US Ranchers Look to Shake Up Cattle Industry with Yak Meat
[WTN-L World Tibet Network News. Published by The Canada Tibet Committee. Issue ID: 02/03/03; March 3, 2002.]
By Nick Wadhams
DENVER - The yak has grazed in the highlands of Nepal and Tibet for centuries. If Bob Hasse gets his way, thousands of the humpbacked, shaggy beasts will roam the American West, too.
With its low-fat meat and hardy disposition, the yak figures prominently in Hasse's plans to stir up the beef industry. Its meat is featured on menus in some restaurants, and flanks are available from ranchers in several western states.
So far, yak ranchers say, those who have tried the meat cannot get enough of it. Juicier than other low-fat meats, its taste lies somewhere between beef and veal.
"The worst comment I've ever had is it tastes just like beef, and that's not a bad negative comment," said Hasse, owner of Desert End Yaks in Montrose, 175 miles southwest of Denver.
Yaks require less care than cattle, and their meat is healthier and tastier than other low-fat products like buffalo or elk, ranchers say.
Some yak ranchers have experimented with yak-cattle crossbreeds that retain many of the yak's healthy, resilient traits. Hasse believes Americans could be introduced to an entirely new, healthier kind of beef if cattle ranchers could be persuaded to join the yak revolution.
The yak industry, with fewer than 2,000 head nationally, is valued at about $6 million. The beef industry, with 96 million head of cattle, generates $30 billion each year.
Yak meat has found a small niche in specialty stores and some restaurants where patrons can afford the higher price. Yak cuts can be two to four times as expensive as the same cut of beef.
"Everyone gave me a hard time when I said I was doing yak because the name just sounds silly, but the response was amazing," said chef Chad Schothorn, owner of the upscale Cosmopolitan restaurant in Telluride.
Scothorn serves yak thinly sliced, for about $28 a plate, though it can also be made into a burger or served in strips.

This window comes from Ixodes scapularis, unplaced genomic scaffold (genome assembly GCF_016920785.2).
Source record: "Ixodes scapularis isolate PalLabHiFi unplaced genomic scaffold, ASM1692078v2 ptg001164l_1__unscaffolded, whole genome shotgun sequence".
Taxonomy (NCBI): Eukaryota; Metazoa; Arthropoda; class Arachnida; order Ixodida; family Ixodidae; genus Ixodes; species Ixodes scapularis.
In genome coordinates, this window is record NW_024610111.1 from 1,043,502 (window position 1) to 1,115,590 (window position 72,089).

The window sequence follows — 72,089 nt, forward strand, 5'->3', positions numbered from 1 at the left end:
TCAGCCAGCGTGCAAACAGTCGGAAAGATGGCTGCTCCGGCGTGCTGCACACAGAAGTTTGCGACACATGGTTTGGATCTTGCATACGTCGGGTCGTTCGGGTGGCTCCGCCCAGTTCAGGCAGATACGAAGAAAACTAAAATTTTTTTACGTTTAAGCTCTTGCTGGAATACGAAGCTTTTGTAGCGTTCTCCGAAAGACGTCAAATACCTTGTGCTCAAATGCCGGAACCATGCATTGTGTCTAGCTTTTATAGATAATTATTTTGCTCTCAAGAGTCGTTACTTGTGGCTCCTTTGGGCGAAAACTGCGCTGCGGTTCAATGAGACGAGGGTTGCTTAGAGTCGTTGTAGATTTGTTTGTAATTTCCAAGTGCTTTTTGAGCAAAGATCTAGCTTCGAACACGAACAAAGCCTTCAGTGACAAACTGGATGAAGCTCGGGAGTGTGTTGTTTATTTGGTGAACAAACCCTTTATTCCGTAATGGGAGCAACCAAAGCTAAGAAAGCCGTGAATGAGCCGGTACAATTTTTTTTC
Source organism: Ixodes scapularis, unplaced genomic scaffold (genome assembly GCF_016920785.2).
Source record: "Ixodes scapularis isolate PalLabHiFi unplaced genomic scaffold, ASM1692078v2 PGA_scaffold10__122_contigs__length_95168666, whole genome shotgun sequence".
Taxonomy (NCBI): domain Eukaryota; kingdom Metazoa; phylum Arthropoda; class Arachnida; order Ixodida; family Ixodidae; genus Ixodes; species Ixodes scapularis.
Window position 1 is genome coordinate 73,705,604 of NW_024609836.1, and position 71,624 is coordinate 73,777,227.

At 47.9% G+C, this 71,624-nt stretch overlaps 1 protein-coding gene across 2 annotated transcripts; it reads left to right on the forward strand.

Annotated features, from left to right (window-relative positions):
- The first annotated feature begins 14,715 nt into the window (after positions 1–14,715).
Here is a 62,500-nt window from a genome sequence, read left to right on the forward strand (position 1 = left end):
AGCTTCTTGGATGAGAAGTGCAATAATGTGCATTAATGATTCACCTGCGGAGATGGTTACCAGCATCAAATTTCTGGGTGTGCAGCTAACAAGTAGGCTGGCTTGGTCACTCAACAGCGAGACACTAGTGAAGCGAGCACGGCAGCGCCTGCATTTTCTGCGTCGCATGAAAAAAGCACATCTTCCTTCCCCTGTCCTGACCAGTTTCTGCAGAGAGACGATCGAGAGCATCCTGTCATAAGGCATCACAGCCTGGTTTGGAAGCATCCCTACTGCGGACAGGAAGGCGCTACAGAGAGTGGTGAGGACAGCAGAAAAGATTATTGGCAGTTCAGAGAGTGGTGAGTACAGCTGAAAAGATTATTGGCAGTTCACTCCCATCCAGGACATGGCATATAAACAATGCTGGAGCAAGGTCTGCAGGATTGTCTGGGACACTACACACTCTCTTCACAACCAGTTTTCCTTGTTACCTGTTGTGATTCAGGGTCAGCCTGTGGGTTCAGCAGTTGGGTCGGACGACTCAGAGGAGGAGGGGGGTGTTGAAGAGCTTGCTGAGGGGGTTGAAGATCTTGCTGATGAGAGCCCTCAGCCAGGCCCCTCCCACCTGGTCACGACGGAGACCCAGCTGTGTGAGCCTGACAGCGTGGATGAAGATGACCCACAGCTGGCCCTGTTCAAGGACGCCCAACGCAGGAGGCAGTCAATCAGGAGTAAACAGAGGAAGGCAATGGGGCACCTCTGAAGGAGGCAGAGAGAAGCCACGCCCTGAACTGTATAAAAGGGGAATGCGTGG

Schothorn likes yak so much that he plans to serve it at a showcase for the nation's best young chefs at the prestigious James Beard House in New York this April.
Yaks, smaller and lighter than cattle, are indispensable in the Himalayas, where they have been used as pack animals for 5,000 years. Their soft hair is made into wool and their tails are sold in India as fly-swatters. Yak dung fuels cooking fires at high altitudes where wood isn't available.
Accustomed to living at 14,000 feet, yaks tolerate cold better than cattle and consume less food. Unlike cattle, they don't stray as much, don't need help giving birth, and don't need feed supplements like corn. All those traits, ranchers say, come through when yak and cattle are bred together.
"I started crossbreeding yak and cow because I wanted to make them have pretty colors," said Jerry McRoberts, a pioneer in the industry who has been breeding yak since 1987 at his ranch in Gurley, Neb. "Then we found out the meat was the best there was."
Yet even yak ranchers acknowledge that gaining wider acceptance will be a formidable challenge. The exotic meat market is already crowded with animals from ostrich to elk, many of which have lost popularity after promises they would revolutionize the cattle industry.
"This sort of thing has happened with llamas, emus and ostriches," said George Seidel, a biomedical sciences professor at Colorado State University. "Some people promote it, some people make some money, but there really isn't that much of a market."
Bison, also touted for its healthy meat, has had the most success, though that industry is in turmoil because of oversupply. A mix of buffalo and cow called the beefalo never really caught on, so many wonder why a yak cross would.
In addition, while female yak-cow crosses are fertile, bulls are sterile.
Ranchers, though, say yaks aren't nearly as hard to take care of as bison. And unlike bison, yak meat retains its juiciness despite being lean.
For Phil Wykle, owner of the Wykle Yak Ranch in Kooskia, Idaho, that has meant a tidy profit from his 85 head of yak.
"I was the fodder for gossip in northern Idaho," Wykle said. "But the local ranchers have gotten over laughing at me since now I'm the one buying new pickups instead of old ones."
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